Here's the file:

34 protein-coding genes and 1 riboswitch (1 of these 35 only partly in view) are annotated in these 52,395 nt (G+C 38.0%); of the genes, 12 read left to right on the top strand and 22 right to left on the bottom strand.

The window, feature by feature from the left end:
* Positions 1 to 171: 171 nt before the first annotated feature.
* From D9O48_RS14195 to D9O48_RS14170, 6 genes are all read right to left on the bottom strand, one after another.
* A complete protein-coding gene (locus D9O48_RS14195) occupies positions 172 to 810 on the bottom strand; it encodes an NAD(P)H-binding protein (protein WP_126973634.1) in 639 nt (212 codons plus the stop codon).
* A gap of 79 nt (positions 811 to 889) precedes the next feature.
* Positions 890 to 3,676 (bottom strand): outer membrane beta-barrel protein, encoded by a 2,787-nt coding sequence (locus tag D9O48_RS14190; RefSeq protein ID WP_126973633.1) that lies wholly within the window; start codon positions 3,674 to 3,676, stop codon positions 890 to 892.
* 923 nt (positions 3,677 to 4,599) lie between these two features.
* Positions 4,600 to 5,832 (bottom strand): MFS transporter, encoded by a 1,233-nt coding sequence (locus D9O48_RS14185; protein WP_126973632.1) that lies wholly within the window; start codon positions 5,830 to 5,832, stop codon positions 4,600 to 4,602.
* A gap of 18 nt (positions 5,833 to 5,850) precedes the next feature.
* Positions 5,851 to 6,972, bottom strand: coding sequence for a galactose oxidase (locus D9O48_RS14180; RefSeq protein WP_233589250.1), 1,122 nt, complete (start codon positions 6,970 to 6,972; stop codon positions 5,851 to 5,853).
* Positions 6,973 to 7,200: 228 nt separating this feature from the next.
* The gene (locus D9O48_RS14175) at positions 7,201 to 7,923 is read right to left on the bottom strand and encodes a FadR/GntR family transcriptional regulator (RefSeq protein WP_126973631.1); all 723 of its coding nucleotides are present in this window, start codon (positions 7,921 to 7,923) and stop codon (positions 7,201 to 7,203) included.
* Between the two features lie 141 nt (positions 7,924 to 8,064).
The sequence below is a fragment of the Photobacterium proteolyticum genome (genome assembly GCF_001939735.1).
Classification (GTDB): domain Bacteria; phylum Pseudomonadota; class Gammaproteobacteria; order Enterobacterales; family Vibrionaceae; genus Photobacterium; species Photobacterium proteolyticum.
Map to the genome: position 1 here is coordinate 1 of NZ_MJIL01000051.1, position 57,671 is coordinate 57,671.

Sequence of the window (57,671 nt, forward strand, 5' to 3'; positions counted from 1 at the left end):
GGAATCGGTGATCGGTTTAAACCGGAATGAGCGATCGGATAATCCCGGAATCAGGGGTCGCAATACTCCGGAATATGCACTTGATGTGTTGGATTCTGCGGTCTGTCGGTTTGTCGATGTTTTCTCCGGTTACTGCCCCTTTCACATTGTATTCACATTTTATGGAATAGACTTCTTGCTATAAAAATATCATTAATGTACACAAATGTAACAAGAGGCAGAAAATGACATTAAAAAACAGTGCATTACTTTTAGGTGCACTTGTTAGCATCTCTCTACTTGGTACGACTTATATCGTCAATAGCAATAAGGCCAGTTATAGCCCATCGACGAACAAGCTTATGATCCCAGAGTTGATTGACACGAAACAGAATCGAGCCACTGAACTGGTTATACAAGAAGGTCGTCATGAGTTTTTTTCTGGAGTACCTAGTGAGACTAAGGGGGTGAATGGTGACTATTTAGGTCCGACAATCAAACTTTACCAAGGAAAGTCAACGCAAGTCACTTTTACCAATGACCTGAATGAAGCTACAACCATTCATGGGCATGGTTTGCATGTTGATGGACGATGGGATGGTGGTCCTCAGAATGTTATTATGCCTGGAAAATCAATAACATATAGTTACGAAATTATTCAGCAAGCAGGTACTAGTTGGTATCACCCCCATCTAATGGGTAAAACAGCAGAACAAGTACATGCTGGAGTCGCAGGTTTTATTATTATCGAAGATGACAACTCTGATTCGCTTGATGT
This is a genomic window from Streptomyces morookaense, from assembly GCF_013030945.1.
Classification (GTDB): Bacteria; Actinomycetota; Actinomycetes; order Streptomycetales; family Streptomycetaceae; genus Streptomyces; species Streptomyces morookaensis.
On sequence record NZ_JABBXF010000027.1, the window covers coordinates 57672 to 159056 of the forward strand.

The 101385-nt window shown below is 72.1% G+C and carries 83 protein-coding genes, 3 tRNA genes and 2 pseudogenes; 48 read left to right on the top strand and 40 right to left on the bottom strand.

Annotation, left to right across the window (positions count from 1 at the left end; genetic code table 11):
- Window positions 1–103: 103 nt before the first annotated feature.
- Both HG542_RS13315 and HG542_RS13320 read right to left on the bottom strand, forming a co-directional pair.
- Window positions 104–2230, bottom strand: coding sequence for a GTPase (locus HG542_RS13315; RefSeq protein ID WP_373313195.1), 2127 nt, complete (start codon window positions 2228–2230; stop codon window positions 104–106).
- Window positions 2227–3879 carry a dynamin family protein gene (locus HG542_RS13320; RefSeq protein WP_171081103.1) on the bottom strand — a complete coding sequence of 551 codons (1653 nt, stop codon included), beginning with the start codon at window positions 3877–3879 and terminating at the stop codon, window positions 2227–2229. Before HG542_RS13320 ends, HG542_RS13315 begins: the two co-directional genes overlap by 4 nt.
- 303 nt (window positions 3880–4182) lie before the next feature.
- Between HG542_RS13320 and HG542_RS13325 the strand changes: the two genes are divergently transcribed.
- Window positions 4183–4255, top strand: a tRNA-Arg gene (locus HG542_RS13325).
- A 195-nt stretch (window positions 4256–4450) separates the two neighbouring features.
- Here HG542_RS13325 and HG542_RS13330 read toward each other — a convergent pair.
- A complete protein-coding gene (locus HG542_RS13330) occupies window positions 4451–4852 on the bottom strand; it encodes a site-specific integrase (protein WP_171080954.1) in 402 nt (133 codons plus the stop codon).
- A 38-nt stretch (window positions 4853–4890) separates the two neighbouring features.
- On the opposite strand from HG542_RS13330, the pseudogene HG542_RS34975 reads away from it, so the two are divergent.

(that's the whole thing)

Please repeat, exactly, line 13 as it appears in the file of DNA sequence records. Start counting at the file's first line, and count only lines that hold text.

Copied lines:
* The gene (locus D9O48_RS14175) at positions 7,201 to 7,923 is read right to left on the bottom strand and encodes a FadR/GntR family transcriptional regulator (RefSeq protein WP_126973631.1); all 723 of its coding nucleotides are present in this window, start codon (positions 7,921 to 7,923) and stop codon (positions 7,201 to 7,203) included.